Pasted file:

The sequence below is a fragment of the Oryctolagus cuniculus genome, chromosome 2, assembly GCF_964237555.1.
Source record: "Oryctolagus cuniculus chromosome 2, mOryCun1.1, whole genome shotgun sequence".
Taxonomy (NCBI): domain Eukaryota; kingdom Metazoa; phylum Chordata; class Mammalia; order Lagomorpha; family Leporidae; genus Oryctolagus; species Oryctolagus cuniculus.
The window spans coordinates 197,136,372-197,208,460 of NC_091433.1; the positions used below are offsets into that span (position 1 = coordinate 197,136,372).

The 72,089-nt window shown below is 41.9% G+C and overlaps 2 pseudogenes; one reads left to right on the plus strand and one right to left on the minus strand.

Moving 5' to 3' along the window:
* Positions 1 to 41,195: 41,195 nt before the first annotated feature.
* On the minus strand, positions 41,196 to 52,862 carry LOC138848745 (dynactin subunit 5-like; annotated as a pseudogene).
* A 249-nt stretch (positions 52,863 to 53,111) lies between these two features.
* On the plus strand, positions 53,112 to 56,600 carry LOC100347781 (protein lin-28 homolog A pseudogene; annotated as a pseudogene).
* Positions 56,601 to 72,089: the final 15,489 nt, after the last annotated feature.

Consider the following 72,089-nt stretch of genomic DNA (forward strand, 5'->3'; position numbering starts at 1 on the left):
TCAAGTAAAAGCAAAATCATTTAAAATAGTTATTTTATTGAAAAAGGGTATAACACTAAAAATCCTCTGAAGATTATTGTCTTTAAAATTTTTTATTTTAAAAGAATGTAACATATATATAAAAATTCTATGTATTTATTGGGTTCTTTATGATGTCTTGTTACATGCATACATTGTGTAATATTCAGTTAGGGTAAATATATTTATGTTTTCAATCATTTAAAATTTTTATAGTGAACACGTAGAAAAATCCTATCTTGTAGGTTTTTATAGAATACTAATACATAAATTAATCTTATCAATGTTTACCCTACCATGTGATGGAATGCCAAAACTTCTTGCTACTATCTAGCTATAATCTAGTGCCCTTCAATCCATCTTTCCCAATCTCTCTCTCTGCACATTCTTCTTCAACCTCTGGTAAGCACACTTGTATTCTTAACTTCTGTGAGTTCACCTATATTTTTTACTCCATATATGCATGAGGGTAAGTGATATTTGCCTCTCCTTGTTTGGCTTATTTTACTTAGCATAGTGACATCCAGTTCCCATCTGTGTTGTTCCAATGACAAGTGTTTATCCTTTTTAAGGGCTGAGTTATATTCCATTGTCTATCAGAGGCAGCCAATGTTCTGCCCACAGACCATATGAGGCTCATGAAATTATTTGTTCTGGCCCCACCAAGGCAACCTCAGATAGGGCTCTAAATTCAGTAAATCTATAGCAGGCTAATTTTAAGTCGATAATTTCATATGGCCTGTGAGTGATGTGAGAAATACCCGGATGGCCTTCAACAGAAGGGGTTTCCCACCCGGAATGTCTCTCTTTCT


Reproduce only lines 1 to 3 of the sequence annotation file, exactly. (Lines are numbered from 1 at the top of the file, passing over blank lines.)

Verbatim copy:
The sequence below is a fragment of the Oryctolagus cuniculus genome, chromosome 2, assembly GCF_964237555.1.
Source record: "Oryctolagus cuniculus chromosome 2, mOryCun1.1, whole genome shotgun sequence".
Taxonomy (NCBI): domain Eukaryota; kingdom Metazoa; phylum Chordata; class Mammalia; order Lagomorpha; family Leporidae; genus Oryctolagus; species Oryctolagus cuniculus.